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Related Questions
Miriam Tover - PeerSpot reviewer
Service Delivery Manager at PeerSpot (formerly IT Central Station)
Aug 1, 2022
How do you or your organization use this solution? Please share with us so that your peers can learn from your experiences. Thank you!
2 out of 8 answers
TM
Director of Innovation at a tech services company with 1-10 employees
Jun 2, 2020
It is used primarily to help put a layer of security around some of our legacy applications that were built quite some time ago. It's also used to provide better quality assessments on the vulnerabilities of some of these applications, compared to some of the other tools that we've been using. We're using the SaaS platform.
Ramesh Raja - PeerSpot reviewer
Senior Security Architect at a tech services company with 5,001-10,000 employees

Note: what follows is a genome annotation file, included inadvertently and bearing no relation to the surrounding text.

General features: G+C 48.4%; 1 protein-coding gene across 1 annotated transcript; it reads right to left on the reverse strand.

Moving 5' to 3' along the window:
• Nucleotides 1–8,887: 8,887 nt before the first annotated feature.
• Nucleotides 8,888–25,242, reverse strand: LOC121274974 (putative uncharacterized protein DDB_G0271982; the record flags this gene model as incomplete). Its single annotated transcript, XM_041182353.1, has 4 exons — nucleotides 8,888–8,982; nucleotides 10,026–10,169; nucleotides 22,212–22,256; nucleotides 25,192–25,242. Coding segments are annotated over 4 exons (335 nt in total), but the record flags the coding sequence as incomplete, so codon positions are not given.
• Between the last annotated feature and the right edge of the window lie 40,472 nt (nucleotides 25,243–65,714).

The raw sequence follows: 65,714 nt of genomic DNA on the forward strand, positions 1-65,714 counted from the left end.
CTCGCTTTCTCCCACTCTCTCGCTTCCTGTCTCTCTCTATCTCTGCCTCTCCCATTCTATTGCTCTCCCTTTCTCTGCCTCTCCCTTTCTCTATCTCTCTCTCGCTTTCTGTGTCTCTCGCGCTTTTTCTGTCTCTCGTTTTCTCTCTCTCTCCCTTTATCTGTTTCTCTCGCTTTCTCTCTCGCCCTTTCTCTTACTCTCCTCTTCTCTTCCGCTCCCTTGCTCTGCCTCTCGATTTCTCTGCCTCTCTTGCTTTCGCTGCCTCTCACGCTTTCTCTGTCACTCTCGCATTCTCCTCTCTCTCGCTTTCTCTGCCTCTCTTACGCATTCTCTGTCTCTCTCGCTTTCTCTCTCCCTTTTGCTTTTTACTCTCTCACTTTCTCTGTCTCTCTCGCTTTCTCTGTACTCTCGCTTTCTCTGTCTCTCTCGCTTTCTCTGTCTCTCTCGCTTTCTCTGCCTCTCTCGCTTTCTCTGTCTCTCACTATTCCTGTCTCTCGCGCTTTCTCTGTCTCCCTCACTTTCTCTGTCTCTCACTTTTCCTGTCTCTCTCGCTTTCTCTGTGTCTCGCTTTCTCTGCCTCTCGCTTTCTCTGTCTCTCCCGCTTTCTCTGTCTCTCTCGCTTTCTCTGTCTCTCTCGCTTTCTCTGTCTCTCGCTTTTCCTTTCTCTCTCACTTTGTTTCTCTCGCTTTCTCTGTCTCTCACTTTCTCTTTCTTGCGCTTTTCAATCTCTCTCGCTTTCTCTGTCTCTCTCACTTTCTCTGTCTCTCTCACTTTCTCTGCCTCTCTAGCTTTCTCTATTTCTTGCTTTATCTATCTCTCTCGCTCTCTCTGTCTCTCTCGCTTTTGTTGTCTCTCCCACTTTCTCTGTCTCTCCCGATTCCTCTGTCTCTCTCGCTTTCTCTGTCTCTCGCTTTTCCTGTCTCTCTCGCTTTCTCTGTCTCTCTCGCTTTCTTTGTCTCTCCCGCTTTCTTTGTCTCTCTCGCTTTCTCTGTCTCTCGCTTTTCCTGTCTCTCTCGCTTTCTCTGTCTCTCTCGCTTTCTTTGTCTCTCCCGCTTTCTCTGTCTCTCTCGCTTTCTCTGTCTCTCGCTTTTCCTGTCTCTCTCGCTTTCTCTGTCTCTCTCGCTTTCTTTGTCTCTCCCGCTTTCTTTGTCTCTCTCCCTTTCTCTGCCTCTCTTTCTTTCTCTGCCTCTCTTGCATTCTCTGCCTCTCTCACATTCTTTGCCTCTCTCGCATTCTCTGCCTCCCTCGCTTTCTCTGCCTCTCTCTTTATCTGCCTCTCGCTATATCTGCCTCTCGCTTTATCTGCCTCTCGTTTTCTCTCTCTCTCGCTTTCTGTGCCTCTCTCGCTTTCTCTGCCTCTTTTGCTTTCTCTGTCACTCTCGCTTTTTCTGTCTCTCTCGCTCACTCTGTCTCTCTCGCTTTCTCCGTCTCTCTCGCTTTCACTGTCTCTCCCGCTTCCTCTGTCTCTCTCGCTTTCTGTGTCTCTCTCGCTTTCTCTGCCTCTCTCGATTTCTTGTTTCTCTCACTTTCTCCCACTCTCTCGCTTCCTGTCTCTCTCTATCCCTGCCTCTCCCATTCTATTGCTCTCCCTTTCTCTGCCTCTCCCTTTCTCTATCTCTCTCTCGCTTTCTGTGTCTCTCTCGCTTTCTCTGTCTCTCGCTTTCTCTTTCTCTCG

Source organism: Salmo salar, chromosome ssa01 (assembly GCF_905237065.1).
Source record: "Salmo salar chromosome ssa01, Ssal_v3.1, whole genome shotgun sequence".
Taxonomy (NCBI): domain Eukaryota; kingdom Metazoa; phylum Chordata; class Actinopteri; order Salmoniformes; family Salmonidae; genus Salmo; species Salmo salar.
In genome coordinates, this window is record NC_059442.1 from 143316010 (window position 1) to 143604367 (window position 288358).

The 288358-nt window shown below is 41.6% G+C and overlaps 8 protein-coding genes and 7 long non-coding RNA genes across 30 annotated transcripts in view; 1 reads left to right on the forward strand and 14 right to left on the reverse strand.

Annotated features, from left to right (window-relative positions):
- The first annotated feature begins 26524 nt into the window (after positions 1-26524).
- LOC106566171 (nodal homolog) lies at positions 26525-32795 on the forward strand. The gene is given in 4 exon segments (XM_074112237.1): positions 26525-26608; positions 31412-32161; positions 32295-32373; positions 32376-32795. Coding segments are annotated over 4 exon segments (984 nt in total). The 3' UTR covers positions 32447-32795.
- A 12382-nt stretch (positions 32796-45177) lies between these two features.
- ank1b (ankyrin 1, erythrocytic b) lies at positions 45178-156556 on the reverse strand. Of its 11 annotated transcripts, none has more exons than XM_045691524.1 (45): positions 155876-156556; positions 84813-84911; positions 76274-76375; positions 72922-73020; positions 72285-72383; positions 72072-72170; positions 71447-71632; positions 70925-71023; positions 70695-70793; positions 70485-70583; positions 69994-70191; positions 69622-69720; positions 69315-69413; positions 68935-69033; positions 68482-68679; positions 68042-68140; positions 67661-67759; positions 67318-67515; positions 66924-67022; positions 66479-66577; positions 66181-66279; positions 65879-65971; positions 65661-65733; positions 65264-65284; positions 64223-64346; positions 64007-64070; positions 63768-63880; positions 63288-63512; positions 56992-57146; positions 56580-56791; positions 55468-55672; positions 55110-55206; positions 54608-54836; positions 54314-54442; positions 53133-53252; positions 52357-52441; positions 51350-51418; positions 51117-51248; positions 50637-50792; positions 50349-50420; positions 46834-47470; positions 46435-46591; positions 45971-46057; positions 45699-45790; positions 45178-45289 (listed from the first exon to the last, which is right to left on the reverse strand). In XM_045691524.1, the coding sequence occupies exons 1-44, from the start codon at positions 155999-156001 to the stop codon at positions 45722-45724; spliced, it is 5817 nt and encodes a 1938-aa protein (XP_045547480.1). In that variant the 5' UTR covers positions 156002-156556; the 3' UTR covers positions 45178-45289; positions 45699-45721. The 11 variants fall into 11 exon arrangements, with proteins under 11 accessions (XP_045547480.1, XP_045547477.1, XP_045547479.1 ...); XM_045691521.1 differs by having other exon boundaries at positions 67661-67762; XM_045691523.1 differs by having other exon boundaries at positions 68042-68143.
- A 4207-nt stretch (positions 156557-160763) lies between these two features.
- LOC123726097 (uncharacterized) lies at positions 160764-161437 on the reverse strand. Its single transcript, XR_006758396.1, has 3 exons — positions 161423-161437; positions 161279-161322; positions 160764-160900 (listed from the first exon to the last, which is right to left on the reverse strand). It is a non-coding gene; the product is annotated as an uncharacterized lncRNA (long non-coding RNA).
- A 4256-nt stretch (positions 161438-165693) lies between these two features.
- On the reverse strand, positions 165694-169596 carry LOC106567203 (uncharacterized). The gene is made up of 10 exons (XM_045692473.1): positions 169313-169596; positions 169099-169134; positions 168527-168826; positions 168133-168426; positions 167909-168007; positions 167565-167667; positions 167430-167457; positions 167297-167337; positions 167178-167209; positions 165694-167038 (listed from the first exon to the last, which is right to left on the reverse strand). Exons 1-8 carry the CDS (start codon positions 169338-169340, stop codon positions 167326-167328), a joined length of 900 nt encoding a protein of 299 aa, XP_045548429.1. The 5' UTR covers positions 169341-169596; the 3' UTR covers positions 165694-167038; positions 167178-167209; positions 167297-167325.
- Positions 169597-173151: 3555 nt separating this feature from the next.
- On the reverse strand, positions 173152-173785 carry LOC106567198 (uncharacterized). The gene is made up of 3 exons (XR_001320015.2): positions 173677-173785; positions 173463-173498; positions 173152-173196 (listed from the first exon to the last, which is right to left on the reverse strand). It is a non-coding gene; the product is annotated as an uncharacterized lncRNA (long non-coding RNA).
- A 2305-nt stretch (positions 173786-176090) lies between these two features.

Jun 7, 2020
We use the solution for application vulnerability scanning and pen-testing. We have a workflow where we use a Contrast agent and deploy it to apps from our development team. Contrast continuously monitors the apps. When any development team comes to us and asks, "Hey, can you take care of the Assess, run a pen test and do vulnerability scanning for our application?" We have a workflow and deploy a Contrast agent to their app. Because Contrast continuously monitors the app, when we have notifications from Contrast and they go to the developers who are responsible for fixing that piece of the code. As soon as they see a notification, and especially when it's a higher, critical one, they go back into Contrast, look at how to fix it, and make changes to their code. It's quite easy to then go back to Contrast and say, "Hey, just consider this as fixed and if you see it come back again, report it to us." Since Contrast continuously looks at the app, if the finding doesn't come back in the next two days, then we say, "Yeah, that's fixed." It's been working out well in our model so far. We have pre-production environments where dedicated developers look at it. We also have some of these solutions in production, so that way we can switch back. It's hosted in their cloud and we just use it to aggregate all of our vulnerabilities there.